On the way to lunch at The Stockyard Cafe in north Baton Rouge, I received a text message from a friend who got there early.
“Welcome to 1950,” it said.
If food in 1950 was fresh and flavorful, with no concern given to nutritional or culinary fads, then the cafe is a welcome throwback to the middle of last century.
The Stockyard Cafe’s exterior features touches of the art deco look of the 1930s, the decade of its founding, according to one of the women behind the steam table buffet. It mixes an artfully curved facade and glass block with the iron-barred chutes and dusty parking lot of an auction lot.
Inside, the wood paneling walls feature a few handwritten signs warning customers that credit and debit cards are not accepted and that profanity will not be appreciated. The scarred linoleum floor is covered with tables where a roll of paper towels stands in for napkins.
Most of the cafe’s patrons work in the industrial sector of Airline Highway near the old bridge, with work trucks and idling big rigs filling the parking lot. But the crowd isn’t just blue collar types. A few office workers fell into line behind us as we grabbed a tray and silverware before examining the buffet’s offerings.
Along with my two lunch guests we tried three of the four daily specials ($10 each, including tax, with a drink) and an array of the available sides.
The hamburger steak one of my guests ordered wasn’t large, but it was a good size for lunch. It was savory and, most importantly, made of quality meat. My co-worker chose the fried chicken and requested dark meat, but was told that he’d have to wait five minutes for it. When he stuck with the white meat, the jovial man behind the cash register assured him, “It’s the moistest white meat around.”
And he was right. The large chicken breast had a thick, crisp batter, but what set it apart was a juiciness that would make any chicken leg envious.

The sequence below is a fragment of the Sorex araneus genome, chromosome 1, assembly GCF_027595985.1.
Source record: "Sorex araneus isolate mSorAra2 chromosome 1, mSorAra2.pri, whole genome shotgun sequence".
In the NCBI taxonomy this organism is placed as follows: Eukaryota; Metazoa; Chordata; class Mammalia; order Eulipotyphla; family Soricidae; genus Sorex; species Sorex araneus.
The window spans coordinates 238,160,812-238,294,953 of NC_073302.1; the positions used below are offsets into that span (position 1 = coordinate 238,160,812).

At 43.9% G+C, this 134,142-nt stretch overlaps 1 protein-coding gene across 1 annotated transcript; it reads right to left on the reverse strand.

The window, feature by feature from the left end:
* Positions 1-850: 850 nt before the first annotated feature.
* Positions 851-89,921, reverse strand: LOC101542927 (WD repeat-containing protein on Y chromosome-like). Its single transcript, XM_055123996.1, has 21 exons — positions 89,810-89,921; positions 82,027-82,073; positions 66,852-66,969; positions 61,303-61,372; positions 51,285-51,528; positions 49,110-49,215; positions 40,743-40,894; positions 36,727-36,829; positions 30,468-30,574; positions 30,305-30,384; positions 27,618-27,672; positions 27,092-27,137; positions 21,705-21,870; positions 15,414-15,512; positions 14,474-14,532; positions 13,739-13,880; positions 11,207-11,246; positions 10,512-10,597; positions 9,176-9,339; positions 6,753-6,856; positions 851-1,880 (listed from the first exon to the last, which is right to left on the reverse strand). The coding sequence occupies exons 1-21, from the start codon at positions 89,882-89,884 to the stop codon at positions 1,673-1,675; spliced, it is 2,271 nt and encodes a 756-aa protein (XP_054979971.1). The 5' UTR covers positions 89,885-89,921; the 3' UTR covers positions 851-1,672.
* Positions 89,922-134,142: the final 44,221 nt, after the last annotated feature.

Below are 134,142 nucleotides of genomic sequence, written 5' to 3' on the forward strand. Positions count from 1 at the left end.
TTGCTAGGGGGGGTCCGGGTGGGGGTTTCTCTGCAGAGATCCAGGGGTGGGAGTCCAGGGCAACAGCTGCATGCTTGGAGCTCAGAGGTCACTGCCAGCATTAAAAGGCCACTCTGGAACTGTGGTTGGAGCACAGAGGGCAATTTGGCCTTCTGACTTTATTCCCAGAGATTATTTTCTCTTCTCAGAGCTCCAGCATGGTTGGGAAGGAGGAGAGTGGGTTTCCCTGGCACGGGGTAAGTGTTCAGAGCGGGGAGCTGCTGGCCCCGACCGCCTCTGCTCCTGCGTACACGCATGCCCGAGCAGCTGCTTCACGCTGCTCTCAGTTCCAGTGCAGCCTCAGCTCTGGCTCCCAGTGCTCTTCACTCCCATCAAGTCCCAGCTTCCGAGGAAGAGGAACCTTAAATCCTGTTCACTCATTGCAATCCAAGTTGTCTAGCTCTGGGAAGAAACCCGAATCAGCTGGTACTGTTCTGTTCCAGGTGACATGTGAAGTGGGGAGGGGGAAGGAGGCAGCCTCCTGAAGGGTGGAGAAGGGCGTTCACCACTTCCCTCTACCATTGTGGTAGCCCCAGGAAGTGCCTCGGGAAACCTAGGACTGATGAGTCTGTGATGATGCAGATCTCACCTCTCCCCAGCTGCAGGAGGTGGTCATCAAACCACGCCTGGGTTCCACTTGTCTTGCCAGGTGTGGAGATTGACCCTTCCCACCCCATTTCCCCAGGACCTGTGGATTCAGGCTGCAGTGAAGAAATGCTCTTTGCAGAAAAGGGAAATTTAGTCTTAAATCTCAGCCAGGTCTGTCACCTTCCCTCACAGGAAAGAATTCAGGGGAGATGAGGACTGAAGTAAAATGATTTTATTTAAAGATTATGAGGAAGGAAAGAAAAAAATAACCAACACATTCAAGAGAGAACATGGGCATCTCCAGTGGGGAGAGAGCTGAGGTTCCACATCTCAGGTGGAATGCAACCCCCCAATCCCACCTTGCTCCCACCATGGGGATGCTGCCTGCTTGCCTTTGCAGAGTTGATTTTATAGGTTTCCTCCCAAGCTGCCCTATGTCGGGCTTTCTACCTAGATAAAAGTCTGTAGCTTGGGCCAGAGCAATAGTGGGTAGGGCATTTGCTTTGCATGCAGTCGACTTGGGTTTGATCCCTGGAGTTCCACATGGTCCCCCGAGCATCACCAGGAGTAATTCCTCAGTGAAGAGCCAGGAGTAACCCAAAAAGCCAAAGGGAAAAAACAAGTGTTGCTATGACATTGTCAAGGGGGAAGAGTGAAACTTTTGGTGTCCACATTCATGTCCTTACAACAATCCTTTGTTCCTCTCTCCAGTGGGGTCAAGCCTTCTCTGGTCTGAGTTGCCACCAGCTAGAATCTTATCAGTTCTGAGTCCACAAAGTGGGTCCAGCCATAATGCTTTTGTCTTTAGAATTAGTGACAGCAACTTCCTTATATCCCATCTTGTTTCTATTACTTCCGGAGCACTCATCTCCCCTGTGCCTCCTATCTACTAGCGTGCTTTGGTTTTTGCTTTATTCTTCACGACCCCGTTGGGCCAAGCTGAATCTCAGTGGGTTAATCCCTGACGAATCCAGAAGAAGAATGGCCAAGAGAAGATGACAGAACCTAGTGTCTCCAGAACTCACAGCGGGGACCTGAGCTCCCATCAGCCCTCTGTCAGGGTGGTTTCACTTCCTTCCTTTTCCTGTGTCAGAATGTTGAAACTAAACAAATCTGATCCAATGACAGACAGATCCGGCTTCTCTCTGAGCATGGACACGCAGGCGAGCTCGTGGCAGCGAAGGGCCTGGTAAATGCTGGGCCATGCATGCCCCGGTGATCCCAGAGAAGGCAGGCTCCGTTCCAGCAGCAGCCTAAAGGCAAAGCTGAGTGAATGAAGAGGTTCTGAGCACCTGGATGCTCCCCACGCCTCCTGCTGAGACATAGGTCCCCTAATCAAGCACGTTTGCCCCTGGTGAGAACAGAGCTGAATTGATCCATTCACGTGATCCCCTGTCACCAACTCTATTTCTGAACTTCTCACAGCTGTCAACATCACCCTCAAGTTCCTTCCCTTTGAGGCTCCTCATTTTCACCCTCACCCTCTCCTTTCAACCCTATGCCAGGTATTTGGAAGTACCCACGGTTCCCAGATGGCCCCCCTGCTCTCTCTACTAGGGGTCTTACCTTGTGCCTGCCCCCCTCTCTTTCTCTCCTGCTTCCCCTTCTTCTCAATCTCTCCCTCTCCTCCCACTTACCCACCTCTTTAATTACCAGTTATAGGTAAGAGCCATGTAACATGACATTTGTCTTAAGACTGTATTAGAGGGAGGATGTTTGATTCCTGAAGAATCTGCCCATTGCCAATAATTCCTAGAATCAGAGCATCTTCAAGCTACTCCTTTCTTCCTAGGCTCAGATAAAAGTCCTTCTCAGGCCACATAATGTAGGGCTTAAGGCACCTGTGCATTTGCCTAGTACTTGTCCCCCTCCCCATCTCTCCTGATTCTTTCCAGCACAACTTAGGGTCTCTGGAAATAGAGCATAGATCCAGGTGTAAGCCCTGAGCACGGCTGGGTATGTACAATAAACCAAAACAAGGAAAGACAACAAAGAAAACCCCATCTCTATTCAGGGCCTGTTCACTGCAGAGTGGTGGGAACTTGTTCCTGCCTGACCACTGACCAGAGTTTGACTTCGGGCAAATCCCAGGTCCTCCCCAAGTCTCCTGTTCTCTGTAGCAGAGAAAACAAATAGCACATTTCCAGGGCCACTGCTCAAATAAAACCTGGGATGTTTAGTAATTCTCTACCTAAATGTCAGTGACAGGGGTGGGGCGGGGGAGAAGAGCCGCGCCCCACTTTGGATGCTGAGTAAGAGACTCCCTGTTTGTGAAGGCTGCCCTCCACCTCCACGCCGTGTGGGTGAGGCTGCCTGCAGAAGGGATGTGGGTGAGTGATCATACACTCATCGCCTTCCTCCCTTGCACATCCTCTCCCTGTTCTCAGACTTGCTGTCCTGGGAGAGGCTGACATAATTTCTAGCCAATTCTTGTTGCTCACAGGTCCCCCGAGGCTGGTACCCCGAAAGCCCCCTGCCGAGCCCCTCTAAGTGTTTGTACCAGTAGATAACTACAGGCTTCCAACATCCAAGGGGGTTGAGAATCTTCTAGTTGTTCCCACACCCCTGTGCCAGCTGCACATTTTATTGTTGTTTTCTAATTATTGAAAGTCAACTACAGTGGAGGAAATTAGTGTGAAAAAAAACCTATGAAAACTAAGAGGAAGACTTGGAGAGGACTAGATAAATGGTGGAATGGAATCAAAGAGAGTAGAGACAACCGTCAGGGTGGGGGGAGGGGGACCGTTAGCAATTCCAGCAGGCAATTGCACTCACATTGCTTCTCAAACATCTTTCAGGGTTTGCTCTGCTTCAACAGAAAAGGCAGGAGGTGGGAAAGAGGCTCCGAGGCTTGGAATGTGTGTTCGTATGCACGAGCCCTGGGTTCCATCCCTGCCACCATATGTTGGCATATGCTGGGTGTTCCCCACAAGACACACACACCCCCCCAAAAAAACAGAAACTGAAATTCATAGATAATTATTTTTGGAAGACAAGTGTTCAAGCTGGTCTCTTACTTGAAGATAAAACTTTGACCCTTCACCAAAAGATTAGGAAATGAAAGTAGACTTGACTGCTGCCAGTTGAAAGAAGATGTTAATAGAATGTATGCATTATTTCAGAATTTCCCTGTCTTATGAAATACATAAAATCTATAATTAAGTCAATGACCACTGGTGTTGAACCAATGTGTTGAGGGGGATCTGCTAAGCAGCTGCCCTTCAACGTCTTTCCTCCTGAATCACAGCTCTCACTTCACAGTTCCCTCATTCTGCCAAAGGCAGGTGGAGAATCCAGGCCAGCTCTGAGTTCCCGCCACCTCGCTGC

I chose the smothered chicken, which was falling off the bone and served over white rice. Moist and tender, the wing and breast were flavorful, and the meat flaked off onto the rice.
As good as the entrees tasted, the sides were excellent on their own. My carrots tasted fresh and sweet, with the vegetable’s taste standing out rather than salt or seasonings. The okra and tomatoes — one of my favorite dishes — were perfect. Some restaurants cook them with a heaping helping of salted meats, turning them to a greasy, salty mess. These fresh, stewed vegetables showcased their flavors.
The mustard greens had a little kick, likely from a hint of pepper sauce used in cooking, and the string beans were cooked to the point of being limp, which is the common Southern style.
We had only one complaint, and it was minor: The new potatoes were salty and almost overcooked.
All the meals were served with a crumbly, salty sweet cornbread and a drink. Sodas were available, but the sweet tea complemented this meal perfectly.
According to another sign above the buffet, salads are available, too. But I doubt many of those are ever eaten at The Stockyard.